Year of Publication

2021

Degree Name

Doctor of Nursing Practice

Committee Chair

Dr. Sheila Melander

Clinical Mentor

Dr. Jacob Higgins

Committee Member

Dr. Candice Falls

Abstract

Introduction: Traumatic fractures are increasing in incidence across the country, particularly in the aging population. Geriatric patients who are admitted to the acute care setting for traumatic fractures are a unique population that require acute pain management, while also managing other comorbidities. While there are several guidelines on pain management for patients who are admitted to the acute care setting, there are no specific guidelines on the best practices to manage acute pain in the geriatric traumatic fracture population. Evidence supports a multimodal pain management strategy using pharmacologic and non-pharmacologic means as the best way to care for this population.

Purpose: The purpose of this practice improvement project research study is to develop an educational intervention focused on multimodal pain management of the geriatric patient with traumatic hip or rib fractures and to determine the impact for the advanced practice provider (APP).

Methods: This research focused on two key areas: the APP education/survey data, as well as the patient chart review data. Assessment of APP knowledge and attitudes was obtained through a pre- and post-intervention survey, and APP practices were assessed through a retrospective and prospective chart review of patients who met the inclusion/exclusion criteria.

Results:Questions regarding overall APP knowledge were found to be significant (p

Questions regarding attitudes of the providers in terms of geriatric patients tolerating pain, completing a comprehensive geriatric assessment with admission, and awareness of the trauma blog were not significant. Survey questions specifically regarding attitudes demonstrated that 71% of APPs were aware that epidural nerve blockades were considered the gold standard treatment for pain management in the geriatric traumatic pain management after the intervention was completed. 80% of APPs reported that a standardized order set would be beneficial for pain management in geriatric traumatic fracture population and 90% of APPs felt they consult pain management when necessary.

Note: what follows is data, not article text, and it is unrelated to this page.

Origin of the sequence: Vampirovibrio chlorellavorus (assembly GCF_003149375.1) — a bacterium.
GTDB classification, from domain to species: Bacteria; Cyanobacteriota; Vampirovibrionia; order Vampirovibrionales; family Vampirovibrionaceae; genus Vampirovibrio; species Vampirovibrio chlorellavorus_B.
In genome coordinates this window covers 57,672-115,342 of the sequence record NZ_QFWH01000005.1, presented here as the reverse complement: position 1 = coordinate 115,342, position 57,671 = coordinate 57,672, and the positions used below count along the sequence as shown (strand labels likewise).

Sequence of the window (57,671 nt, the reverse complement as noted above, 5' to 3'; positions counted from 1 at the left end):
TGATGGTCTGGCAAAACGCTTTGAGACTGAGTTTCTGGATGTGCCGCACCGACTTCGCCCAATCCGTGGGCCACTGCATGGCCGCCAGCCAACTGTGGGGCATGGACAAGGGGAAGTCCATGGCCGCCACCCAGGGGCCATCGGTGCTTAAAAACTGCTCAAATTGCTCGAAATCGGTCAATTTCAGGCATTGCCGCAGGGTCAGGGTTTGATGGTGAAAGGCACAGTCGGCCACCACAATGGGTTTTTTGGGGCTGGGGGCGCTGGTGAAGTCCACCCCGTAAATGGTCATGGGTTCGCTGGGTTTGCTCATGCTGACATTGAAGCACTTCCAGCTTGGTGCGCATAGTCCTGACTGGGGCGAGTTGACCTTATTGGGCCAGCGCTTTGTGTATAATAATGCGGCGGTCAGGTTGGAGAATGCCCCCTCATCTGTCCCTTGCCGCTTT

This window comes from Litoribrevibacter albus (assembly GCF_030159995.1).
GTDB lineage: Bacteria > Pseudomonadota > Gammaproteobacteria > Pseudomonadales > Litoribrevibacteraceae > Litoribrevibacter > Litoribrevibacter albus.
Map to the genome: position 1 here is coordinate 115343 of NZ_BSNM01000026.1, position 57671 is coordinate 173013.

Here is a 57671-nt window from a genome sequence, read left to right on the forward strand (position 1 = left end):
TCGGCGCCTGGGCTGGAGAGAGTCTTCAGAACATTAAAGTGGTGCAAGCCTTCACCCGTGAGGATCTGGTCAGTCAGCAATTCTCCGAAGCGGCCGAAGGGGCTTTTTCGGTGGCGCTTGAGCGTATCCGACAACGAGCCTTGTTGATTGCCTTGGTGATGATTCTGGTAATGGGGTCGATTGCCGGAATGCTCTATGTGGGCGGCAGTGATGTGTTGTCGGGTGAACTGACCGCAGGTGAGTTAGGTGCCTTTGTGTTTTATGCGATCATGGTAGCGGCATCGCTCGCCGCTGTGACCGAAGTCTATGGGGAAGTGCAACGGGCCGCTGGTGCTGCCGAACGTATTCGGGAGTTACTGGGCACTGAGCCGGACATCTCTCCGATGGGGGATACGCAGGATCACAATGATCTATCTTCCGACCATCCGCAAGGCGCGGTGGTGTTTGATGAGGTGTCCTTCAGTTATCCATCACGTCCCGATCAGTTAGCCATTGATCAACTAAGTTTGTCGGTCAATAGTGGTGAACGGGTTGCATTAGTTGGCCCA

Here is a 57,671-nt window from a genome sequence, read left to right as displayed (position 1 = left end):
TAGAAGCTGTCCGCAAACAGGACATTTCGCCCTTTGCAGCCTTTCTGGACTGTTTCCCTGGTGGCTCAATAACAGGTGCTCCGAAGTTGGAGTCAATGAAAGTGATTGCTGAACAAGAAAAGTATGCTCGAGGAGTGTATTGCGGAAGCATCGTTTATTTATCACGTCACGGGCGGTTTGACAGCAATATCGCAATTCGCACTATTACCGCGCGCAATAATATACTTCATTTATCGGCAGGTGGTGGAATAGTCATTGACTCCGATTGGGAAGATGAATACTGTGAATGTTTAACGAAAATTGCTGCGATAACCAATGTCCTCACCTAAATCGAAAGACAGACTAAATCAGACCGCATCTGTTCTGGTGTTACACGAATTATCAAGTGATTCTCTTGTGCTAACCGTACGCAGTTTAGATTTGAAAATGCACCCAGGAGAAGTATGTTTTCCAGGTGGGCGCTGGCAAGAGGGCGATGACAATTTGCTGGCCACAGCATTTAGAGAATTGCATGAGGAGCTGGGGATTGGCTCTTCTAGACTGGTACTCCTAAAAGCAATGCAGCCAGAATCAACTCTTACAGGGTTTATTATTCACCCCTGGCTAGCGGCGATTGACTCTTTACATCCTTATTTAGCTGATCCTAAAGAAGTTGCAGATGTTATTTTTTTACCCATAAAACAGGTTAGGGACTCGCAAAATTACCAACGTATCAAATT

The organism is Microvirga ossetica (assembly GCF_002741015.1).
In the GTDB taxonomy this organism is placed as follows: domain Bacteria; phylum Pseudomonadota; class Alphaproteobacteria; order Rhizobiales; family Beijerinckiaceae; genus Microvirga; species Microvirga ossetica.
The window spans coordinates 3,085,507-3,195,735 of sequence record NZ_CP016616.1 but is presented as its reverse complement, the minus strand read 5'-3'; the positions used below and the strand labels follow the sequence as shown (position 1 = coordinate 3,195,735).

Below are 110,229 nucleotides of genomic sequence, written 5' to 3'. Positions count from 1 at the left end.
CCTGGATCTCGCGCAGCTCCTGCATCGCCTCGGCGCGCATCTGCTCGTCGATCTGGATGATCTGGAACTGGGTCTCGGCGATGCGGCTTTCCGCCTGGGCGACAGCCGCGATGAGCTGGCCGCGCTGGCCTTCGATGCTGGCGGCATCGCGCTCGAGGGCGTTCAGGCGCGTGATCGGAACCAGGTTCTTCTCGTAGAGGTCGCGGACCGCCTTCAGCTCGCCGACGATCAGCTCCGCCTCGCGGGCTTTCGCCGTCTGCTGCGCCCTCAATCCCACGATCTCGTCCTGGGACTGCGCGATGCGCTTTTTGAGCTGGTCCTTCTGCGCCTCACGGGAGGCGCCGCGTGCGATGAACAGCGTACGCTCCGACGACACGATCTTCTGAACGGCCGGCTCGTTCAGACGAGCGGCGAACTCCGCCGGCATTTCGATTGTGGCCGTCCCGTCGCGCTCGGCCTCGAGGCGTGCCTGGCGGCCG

Survey questions regarding current practices uncovered that 75% of APPs were aware of the trauma blog protocol, but only 30% of APPs reported using the trauma blog protocol when admitting geriatric traumatic fracture patients. 57% of APPs reported that they consult BEERs criteria most or all of the time when admitting geriatric trauma patients. Questions regarding attitudes of the providers in terms of geriatric patients tolerating pain, completing a comprehensive geriatric assessment with admission, and awareness of the trauma blog were not significant.

Data analysis in the patient chart review demonstrated no significant difference between the pre- and post-intervention chart review groups regarding length of stay, ICU days, total number of narcotics prescribed, discharge disposition, nerve block placement, rapid response calls, intubation/reintubation, ICU return rates, falls, pneumonia, or delirium rates (Table 7). There was a significant difference in pressure injury rates, with rates increasing from 1.6% to 8.7% in the pre- and post-intervention groups, respectively (p=.026). 100% of patients received consults with PT/OT within 24-48 hours of admitting a patient in both the pre- and post-intervention patient groups.

Conclusion: In conclusion, an extensive literature review supports a multimodal pain management protocol for the geriatric traumatic fracture population. While knowledge was improved through the educational intervention with the APPs, there was still a lack of improvement in the day-to-day attitudes and practice of the APP. Future research could be done alongside the APPs working for the service line to develop a standardized order set for all patients admitted to the hospital who would qualify for this pain management approach. The order set could also be developed through interprofessional collaboration between the APP, the pain management team, and the anesthesiologists to improve nerve blockade usage in this population. Using these strategies could improve overall patient outcomes in this population, as well as reduce overall hospital costs for the institution.

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